During the 1900s, Lawrenceburg offered a textbook example of the things that make the small towns of the Bluegrass Region culturally and historically unique. The gently rolling topography is engraved with abandoned channels, caves, sinks, and springs and is deeply marked by the Kentucky River cutting through Ordovician limestone.
The ability to use resources provided by the land determined the lifestyles of area residents prior to and during the 20th century. Agriculture, especially tobacco and dairy; bourbon, both before and after Prohibition;
Local businessmen accepted leadership roles in the city and supported projects that improved recreation, safety, essential services, and the economy. Social groups promoted community projects, and churches met spiritual needs. Day-to-day life incorporated the interactions of the townspeople as they worked together.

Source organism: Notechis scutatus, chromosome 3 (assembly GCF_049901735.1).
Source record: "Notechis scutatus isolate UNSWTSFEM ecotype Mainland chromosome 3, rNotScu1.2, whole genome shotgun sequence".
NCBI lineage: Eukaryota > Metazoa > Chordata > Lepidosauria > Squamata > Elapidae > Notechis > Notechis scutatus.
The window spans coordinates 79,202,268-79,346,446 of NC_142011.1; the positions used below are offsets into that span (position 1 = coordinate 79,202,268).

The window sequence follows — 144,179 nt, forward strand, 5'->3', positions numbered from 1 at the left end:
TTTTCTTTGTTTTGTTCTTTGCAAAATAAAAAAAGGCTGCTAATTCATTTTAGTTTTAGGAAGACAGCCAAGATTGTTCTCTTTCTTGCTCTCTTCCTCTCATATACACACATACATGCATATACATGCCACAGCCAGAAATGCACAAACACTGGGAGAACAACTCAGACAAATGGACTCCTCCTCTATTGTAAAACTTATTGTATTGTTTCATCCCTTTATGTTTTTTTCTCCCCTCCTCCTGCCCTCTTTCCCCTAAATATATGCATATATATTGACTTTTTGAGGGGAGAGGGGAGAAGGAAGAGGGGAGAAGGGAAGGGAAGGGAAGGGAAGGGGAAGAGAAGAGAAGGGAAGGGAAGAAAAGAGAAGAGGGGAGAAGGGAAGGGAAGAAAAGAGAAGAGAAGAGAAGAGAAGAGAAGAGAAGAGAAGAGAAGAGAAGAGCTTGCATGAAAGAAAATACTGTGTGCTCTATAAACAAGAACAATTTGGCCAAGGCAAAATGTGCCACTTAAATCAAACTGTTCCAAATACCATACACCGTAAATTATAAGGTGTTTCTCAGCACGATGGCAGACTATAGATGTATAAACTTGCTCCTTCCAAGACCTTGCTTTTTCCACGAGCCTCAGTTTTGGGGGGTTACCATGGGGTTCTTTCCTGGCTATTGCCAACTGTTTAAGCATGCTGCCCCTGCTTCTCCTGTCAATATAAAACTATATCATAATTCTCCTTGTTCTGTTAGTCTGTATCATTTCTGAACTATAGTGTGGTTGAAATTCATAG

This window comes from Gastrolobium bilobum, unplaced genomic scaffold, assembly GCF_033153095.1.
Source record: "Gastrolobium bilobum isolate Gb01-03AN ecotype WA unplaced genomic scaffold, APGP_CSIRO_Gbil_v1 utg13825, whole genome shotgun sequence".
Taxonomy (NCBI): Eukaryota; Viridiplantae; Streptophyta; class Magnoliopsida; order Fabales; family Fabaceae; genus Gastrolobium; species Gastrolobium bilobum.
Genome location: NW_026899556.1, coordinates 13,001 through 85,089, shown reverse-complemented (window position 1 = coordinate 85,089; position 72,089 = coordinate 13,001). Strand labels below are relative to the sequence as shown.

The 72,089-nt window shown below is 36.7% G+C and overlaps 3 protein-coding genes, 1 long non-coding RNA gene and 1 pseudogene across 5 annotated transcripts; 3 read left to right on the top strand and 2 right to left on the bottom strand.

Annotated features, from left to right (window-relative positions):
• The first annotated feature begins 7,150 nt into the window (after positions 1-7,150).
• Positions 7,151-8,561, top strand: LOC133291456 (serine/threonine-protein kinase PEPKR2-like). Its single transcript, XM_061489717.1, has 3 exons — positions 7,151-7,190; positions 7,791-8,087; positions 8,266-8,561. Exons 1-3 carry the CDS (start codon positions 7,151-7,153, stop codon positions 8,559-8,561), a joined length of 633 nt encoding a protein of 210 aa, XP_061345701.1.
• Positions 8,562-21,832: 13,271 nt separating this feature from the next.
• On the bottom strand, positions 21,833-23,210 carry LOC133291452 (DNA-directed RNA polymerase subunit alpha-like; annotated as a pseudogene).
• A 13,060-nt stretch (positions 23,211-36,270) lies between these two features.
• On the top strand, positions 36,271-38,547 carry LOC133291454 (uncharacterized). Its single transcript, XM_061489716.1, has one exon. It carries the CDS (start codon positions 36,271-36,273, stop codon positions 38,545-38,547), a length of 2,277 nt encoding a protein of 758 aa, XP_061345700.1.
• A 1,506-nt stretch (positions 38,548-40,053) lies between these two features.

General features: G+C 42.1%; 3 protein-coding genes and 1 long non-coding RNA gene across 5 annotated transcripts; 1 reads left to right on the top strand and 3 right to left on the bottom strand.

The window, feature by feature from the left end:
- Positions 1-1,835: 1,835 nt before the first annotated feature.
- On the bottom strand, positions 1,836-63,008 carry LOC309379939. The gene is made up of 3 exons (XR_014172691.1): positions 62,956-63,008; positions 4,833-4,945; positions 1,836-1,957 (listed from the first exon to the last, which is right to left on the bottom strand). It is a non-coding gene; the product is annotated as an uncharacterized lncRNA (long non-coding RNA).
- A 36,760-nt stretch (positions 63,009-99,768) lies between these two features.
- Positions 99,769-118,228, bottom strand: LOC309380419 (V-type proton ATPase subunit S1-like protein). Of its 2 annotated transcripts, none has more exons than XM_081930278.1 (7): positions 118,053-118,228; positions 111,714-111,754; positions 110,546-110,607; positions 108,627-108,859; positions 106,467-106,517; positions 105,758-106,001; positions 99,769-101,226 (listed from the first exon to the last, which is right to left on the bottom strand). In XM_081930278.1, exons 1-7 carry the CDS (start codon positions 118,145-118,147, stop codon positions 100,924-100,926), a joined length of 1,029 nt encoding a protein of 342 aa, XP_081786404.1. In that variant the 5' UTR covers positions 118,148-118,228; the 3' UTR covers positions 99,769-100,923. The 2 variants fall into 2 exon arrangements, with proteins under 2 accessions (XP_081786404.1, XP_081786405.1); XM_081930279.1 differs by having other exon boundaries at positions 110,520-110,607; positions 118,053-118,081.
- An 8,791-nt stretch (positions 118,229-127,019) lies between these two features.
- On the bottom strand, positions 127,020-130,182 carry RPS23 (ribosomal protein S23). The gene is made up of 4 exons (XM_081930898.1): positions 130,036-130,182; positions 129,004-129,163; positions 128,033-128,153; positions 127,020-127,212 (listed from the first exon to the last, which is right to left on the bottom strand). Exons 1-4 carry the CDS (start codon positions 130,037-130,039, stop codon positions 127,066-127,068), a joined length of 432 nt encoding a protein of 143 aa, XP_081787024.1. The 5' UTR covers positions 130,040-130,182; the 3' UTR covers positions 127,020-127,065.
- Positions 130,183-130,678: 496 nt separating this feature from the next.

Highlights of Lawrenceburg:
• Recreation and entertainment
• Social and religious life
• Education and leadership
• Agriculture, horse industry, and other industries
This is the first book in the Images of America series by husband and wife William S. and Barbara S. Bryant. William is professor emeritus in biology at Thomas More College, and Barbara is a retired Kenton County middle school teacher. The couple lives in Lawrenceburg, where they grew up, and have made northern Kentucky home for 40 years.
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